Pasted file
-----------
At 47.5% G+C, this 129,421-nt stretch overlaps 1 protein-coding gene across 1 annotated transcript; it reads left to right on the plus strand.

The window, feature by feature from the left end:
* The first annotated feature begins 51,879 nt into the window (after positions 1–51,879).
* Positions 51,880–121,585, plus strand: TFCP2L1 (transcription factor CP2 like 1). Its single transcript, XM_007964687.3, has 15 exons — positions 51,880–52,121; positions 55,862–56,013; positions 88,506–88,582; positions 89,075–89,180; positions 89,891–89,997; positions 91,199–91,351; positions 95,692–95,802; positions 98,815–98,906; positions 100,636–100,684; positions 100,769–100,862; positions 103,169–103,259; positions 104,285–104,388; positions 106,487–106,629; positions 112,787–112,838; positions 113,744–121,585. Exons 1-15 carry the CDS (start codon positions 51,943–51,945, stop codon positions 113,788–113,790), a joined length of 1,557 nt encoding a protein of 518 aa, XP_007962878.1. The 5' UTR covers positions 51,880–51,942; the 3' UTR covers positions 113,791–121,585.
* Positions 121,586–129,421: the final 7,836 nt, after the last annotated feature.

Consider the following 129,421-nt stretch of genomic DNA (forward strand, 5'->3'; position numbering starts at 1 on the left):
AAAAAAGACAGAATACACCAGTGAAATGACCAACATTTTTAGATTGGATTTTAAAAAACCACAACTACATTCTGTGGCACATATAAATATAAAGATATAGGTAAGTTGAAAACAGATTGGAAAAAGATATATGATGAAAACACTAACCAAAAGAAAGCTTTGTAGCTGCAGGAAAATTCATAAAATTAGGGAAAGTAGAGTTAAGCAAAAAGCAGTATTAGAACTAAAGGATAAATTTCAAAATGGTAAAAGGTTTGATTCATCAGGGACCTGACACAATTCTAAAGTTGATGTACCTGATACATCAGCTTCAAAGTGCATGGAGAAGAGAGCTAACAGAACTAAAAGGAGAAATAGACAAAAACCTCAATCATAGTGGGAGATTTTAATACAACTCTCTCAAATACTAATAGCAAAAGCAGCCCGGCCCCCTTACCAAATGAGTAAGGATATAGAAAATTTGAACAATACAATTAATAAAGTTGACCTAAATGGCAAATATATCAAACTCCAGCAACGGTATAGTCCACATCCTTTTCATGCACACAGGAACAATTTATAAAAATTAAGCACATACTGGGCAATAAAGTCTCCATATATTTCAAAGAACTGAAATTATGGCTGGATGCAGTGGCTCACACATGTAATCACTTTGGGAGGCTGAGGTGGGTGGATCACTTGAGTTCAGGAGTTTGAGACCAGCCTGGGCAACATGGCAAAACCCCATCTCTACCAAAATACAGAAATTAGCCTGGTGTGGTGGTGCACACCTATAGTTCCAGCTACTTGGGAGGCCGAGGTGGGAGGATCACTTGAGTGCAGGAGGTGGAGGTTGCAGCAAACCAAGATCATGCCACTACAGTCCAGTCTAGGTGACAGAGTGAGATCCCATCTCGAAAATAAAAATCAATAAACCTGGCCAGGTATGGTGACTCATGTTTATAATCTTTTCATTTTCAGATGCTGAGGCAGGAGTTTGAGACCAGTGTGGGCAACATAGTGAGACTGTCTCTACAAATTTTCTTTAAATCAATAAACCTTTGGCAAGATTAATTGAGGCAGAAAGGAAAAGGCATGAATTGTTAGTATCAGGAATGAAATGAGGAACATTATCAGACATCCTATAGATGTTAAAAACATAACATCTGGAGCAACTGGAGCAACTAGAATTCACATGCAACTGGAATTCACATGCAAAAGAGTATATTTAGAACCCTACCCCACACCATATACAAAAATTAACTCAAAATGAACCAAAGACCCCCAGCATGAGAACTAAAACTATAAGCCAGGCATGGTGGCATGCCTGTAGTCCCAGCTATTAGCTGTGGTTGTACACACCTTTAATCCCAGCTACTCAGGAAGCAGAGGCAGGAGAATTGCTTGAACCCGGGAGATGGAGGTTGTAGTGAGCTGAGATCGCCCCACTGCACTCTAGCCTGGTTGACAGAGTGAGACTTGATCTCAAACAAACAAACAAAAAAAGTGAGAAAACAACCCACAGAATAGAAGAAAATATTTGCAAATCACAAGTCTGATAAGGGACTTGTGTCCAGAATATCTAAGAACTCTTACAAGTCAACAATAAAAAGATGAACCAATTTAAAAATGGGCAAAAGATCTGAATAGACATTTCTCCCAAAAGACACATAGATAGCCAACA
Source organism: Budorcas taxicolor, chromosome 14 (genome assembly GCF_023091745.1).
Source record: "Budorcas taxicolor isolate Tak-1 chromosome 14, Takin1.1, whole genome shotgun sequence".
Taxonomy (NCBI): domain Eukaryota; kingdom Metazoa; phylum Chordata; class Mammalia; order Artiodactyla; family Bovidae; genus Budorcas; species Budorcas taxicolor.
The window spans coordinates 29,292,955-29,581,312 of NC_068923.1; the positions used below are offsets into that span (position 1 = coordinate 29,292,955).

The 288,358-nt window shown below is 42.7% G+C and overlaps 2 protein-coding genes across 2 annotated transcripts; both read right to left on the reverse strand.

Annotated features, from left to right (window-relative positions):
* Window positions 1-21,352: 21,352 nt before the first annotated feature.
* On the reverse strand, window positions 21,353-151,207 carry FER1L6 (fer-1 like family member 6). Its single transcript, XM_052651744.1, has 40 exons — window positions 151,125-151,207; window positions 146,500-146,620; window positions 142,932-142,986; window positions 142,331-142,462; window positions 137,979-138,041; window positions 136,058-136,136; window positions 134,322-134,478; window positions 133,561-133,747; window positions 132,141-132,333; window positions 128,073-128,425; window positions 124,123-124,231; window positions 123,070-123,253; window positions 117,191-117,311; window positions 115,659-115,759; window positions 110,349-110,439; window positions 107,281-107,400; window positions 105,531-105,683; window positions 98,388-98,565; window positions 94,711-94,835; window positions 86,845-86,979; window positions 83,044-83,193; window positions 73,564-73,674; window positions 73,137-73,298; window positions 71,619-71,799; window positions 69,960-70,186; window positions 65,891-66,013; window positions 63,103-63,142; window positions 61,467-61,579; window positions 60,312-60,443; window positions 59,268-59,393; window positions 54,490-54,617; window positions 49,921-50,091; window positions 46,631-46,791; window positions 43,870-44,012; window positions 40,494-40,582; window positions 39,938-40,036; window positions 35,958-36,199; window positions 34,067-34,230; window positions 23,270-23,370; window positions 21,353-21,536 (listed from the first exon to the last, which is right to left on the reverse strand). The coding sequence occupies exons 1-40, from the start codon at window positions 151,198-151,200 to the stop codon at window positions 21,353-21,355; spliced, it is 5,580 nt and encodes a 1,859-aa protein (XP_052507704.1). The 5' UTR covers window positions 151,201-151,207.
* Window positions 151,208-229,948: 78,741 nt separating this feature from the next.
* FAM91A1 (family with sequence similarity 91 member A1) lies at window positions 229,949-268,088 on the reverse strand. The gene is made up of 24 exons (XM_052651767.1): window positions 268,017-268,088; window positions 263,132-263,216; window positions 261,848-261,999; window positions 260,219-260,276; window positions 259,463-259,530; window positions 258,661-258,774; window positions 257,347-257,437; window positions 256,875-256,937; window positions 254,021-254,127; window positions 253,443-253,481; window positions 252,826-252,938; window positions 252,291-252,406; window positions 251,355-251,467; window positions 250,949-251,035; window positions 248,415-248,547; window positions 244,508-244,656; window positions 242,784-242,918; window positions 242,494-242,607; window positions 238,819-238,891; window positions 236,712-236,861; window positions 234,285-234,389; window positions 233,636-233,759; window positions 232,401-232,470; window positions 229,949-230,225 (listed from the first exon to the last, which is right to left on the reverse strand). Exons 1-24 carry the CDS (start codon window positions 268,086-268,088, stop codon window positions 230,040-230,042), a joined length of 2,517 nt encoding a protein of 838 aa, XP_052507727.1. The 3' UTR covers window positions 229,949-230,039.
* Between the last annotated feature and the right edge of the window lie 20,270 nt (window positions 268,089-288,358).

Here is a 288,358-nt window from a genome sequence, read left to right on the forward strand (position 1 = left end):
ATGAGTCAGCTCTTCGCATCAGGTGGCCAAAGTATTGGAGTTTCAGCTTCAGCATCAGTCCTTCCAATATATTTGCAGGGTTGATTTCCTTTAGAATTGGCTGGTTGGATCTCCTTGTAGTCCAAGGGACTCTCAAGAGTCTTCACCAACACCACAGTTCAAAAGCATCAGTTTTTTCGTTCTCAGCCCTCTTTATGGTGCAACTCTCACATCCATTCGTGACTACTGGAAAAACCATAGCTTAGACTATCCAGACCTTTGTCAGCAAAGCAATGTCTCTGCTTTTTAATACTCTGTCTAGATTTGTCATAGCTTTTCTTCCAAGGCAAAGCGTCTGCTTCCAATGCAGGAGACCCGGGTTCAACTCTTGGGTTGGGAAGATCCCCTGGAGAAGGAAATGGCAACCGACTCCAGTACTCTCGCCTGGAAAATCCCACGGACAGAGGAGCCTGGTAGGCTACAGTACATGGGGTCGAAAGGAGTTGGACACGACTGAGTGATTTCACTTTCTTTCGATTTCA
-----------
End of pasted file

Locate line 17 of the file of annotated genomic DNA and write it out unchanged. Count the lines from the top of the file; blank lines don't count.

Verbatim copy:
* FAM91A1 (family with sequence similarity 91 member A1) lies at window positions 229,949-268,088 on the reverse strand. The gene is made up of 24 exons (XM_052651767.1): window positions 268,017-268,088; window positions 263,132-263,216; window positions 261,848-261,999; window positions 260,219-260,276; window positions 259,463-259,530; window positions 258,661-258,774; window positions 257,347-257,437; window positions 256,875-256,937; window positions 254,021-254,127; window positions 253,443-253,481; window positions 252,826-252,938; window positions 252,291-252,406; window positions 251,355-251,467; window positions 250,949-251,035; window positions 248,415-248,547; window positions 244,508-244,656; window positions 242,784-242,918; window positions 242,494-242,607; window positions 238,819-238,891; window positions 236,712-236,861; window positions 234,285-234,389; window positions 233,636-233,759; window positions 232,401-232,470; window positions 229,949-230,225 (listed from the first exon to the last, which is right to left on the reverse strand). Exons 1-24 carry the CDS (start codon window positions 268,086-268,088, stop codon window positions 230,040-230,042), a joined length of 2,517 nt encoding a protein of 838 aa, XP_052507727.1. The 3' UTR covers window positions 229,949-230,039.